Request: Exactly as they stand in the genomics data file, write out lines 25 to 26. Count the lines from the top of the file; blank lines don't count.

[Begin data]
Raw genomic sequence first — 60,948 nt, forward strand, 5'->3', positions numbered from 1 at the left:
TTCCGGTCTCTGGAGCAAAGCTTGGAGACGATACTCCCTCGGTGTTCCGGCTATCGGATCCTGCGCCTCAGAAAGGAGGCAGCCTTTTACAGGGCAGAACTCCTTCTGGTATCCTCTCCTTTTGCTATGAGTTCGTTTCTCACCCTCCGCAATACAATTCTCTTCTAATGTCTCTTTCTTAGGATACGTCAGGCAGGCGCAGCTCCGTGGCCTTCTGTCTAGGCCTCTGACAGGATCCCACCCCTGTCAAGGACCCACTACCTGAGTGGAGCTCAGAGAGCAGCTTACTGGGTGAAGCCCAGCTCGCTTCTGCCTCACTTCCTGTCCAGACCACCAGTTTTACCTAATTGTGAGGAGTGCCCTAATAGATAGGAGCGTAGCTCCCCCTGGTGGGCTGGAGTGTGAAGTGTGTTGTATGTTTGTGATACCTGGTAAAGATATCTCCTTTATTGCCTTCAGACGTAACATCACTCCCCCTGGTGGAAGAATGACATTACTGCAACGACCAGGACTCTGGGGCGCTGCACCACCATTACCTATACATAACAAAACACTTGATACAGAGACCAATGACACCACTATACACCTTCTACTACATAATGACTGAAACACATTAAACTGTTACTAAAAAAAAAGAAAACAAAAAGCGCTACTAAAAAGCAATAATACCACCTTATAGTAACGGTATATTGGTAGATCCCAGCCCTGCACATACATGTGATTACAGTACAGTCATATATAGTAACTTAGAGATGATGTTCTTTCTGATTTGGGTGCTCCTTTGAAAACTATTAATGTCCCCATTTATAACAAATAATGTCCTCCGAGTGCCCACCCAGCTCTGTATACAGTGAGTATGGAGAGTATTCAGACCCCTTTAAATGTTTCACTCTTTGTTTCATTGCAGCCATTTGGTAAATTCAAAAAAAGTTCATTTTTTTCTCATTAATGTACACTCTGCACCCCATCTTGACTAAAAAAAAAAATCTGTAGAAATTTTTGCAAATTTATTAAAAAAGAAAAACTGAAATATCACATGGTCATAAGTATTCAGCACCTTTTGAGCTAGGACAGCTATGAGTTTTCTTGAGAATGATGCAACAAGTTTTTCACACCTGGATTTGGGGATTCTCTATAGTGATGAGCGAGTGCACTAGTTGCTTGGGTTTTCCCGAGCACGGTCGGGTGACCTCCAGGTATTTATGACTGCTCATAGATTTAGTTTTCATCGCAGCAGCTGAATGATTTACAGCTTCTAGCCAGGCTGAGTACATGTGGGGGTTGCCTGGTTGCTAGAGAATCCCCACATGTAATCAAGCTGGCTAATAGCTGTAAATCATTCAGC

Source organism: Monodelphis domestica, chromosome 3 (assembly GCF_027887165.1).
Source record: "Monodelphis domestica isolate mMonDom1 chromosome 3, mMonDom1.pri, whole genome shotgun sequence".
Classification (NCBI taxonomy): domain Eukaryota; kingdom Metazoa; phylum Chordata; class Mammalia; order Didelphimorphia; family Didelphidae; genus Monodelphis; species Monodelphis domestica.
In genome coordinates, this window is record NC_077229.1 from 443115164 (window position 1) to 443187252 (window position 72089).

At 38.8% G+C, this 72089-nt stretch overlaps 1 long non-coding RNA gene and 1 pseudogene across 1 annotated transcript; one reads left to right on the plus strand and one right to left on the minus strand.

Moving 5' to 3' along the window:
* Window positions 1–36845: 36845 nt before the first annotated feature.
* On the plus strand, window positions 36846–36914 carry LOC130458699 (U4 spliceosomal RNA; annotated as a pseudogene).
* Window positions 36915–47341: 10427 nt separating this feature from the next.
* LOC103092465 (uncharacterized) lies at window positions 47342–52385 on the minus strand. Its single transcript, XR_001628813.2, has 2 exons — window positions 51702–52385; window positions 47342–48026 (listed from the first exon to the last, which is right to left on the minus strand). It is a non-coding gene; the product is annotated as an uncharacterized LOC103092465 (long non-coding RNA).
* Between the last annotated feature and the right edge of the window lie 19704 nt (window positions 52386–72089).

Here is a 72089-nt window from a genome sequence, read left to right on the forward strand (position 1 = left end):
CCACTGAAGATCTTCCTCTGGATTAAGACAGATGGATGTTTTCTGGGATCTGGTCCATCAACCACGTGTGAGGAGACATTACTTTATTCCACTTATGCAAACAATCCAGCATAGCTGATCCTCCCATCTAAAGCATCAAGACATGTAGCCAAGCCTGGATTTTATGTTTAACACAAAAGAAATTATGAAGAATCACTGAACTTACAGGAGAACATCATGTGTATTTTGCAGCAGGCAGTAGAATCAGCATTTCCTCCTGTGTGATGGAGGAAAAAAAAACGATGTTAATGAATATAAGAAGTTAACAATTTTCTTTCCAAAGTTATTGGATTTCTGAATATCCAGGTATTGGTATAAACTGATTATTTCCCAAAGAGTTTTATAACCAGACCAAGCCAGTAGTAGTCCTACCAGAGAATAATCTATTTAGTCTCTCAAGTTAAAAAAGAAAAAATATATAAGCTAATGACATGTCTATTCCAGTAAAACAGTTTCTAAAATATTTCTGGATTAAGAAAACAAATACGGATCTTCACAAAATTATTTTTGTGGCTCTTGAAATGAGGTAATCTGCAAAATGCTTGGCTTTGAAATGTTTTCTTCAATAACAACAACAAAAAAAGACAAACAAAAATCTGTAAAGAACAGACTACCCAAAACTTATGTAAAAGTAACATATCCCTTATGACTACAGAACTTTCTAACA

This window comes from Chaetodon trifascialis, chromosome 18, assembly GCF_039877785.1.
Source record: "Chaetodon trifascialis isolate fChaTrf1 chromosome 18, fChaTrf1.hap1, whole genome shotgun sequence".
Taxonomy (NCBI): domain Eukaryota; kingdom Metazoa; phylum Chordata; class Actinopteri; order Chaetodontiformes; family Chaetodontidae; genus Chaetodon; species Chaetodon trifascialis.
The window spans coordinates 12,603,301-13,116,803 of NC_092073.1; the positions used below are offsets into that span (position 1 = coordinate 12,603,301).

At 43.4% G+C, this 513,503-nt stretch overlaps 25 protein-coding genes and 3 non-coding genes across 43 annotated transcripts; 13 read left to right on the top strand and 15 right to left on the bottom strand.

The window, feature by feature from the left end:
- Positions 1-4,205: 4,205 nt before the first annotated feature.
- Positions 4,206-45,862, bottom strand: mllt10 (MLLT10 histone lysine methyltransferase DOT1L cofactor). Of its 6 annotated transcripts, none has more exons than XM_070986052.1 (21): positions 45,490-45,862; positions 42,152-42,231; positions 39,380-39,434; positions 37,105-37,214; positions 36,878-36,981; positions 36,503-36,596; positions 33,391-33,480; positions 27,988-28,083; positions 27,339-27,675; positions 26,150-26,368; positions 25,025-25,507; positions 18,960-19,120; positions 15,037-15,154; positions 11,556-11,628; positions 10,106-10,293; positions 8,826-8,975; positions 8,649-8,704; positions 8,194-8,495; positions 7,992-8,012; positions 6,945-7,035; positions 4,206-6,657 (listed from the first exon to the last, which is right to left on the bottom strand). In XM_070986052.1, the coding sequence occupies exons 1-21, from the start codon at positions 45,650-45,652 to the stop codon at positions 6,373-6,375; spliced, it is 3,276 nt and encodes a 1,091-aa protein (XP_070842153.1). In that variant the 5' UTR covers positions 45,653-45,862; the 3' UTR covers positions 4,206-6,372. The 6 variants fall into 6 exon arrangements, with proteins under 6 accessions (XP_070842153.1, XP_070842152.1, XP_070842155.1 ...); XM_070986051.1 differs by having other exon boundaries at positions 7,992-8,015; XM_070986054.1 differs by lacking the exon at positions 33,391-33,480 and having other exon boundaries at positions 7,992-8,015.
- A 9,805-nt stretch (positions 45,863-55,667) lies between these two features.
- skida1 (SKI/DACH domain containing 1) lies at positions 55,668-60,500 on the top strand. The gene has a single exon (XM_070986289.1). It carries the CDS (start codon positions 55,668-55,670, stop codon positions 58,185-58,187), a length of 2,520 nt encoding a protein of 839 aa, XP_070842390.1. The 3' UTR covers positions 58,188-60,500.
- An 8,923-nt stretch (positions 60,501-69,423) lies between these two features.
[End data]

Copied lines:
- skida1 (SKI/DACH domain containing 1) lies at positions 55,668-60,500 on the top strand. The gene has a single exon (XM_070986289.1). It carries the CDS (start codon positions 55,668-55,670, stop codon positions 58,185-58,187), a length of 2,520 nt encoding a protein of 839 aa, XP_070842390.1. The 3' UTR covers positions 58,188-60,500.
- An 8,923-nt stretch (positions 60,501-69,423) lies between these two features.